Real Estate’s Lost Decade
Japan simultaneously inflated massive financial bubbles in real estate and stocks during the late 1980s. The slow deflation of this bubble and the general economic malaise that impacted Japan during the years that followed became known as the “Lost Decade.” The United States is facing a similar set of circumstances in the aftermath of the Great Housing Bubble. So far, we have been following the same policy actions as the Japanese did. Perhaps our officials have come to believe a Lost Decade is preferable to the next Great Depression.
Today, I want to demonstrate how easy it would be to have a similar result in our own housing market. By lowering interest rates to artificially low levels, the Federal Reserve hopes to stabilize the housing market; however, weaning the housing market off these subsidies will need to be a slow process to prevent real estate prices from taking another nosedive. Gradually increasing interest rates back to long-term norms will result in an erosion of buying power that prevents price appreciation. I want to be clear about the implications of this; we are not looking at a decade to get back to peak prices, we are looking at a decade of stagnate prices at the bottom. Real estate will not reach peak prices until 2032.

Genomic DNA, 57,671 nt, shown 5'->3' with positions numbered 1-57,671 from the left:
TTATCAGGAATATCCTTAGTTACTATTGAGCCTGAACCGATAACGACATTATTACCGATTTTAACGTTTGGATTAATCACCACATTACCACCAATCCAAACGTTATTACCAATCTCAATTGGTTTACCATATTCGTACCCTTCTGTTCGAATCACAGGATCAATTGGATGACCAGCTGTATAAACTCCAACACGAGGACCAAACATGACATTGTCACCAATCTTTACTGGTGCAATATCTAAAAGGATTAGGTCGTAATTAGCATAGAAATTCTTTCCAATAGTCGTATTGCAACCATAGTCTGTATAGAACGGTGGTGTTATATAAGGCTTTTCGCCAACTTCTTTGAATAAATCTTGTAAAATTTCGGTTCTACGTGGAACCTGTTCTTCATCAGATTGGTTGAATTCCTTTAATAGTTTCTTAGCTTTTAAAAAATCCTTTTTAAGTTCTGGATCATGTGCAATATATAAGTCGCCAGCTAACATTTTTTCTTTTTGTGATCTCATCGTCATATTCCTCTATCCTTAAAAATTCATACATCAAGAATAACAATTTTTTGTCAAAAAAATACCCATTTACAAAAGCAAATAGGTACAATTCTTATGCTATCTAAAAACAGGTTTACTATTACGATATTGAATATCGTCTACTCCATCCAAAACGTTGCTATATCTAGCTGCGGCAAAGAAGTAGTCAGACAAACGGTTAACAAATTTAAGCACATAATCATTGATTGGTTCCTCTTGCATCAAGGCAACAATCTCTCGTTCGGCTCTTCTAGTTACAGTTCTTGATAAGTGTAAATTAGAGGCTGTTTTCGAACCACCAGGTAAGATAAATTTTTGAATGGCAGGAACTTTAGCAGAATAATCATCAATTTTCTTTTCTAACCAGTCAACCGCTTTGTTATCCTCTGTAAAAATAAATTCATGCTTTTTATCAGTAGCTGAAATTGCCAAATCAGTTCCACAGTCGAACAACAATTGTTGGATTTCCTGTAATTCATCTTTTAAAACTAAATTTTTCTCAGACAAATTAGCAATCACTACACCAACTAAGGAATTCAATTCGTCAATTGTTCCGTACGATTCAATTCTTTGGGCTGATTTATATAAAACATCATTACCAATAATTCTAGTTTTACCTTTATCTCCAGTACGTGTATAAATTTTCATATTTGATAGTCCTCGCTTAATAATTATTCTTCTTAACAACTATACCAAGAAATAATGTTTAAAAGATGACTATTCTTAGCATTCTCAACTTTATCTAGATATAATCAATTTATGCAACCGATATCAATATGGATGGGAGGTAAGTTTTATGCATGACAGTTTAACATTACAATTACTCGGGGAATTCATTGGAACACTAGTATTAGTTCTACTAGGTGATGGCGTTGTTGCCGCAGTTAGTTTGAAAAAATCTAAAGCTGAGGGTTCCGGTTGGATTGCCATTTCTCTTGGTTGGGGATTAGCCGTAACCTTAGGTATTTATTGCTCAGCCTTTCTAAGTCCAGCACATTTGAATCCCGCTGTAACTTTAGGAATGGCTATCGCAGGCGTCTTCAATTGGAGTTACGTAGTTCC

The Lost Decade
The chart above shows median home prices in Irvine stabilizing at $450,000 in 2010 as interest rates bottom at 4.5%. To calculate a median home price, I needed to make assumptions about incomes, allowable debt-to-income ratios and interest rates.
The example above uses the most recent Irvine Median Household Income Data. At the end of 2007, the median household income in Irvine was $91,101. Due to the recession, I have assumed this will also be the median household income at the end of 2009. It might be higher; it might be lower. The historic rate of income growth between 1980 and 2007 is 3.6%. I assume that median household income will again increase at this rate starting in 2010. By 2019, this figure reaches $129,500.